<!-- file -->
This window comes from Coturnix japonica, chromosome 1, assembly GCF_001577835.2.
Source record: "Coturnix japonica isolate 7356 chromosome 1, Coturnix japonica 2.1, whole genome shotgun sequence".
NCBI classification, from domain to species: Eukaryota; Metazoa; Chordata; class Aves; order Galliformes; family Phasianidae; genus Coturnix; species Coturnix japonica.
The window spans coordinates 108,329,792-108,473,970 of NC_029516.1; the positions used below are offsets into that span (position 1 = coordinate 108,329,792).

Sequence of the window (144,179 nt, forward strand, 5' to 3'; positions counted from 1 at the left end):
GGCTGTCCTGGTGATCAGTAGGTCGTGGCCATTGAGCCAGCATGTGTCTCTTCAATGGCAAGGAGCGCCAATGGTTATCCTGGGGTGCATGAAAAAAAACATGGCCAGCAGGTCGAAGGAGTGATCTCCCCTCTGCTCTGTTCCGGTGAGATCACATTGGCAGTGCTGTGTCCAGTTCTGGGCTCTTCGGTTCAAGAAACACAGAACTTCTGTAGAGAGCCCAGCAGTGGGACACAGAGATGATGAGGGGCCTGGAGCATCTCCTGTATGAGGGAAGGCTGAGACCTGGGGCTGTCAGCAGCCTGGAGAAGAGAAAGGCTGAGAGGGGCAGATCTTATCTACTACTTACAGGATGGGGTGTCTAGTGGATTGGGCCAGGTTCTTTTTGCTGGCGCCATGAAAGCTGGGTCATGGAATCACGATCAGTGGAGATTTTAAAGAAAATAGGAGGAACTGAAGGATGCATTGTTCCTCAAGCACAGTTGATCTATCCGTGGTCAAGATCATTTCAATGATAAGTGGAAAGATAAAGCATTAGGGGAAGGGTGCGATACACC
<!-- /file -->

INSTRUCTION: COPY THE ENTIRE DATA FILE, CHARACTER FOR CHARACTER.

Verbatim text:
This window comes from Coturnix japonica, chromosome 1, assembly GCF_001577835.2.
Source record: "Coturnix japonica isolate 7356 chromosome 1, Coturnix japonica 2.1, whole genome shotgun sequence".
NCBI classification, from domain to species: Eukaryota; Metazoa; Chordata; class Aves; order Galliformes; family Phasianidae; genus Coturnix; species Coturnix japonica.
The window spans coordinates 108,329,792-108,473,970 of NC_029516.1; the positions used below are offsets into that span (position 1 = coordinate 108,329,792).

Sequence of the window (144,179 nt, forward strand, 5' to 3'; positions counted from 1 at the left end):
GGCTGTCCTGGTGATCAGTAGGTCGTGGCCATTGAGCCAGCATGTGTCTCTTCAATGGCAAGGAGCGCCAATGGTTATCCTGGGGTGCATGAAAAAAAACATGGCCAGCAGGTCGAAGGAGTGATCTCCCCTCTGCTCTGTTCCGGTGAGATCACATTGGCAGTGCTGTGTCCAGTTCTGGGCTCTTCGGTTCAAGAAACACAGAACTTCTGTAGAGAGCCCAGCAGTGGGACACAGAGATGATGAGGGGCCTGGAGCATCTCCTGTATGAGGGAAGGCTGAGACCTGGGGCTGTCAGCAGCCTGGAGAAGAGAAAGGCTGAGAGGGGCAGATCTTATCTACTACTTACAGGATGGGGTGTCTAGTGGATTGGGCCAGGTTCTTTTTGCTGGCGCCATGAAAGCTGGGTCATGGAATCACGATCAGTGGAGATTTTAAAGAAAATAGGAGGAACTGAAGGATGCATTGTTCCTCAAGCACAGTTGATCTATCCGTGGTCAAGATCATTTCAATGATAAGTGGAAAGATAAAGCATTAGGGGAAGGGTGCGATACACC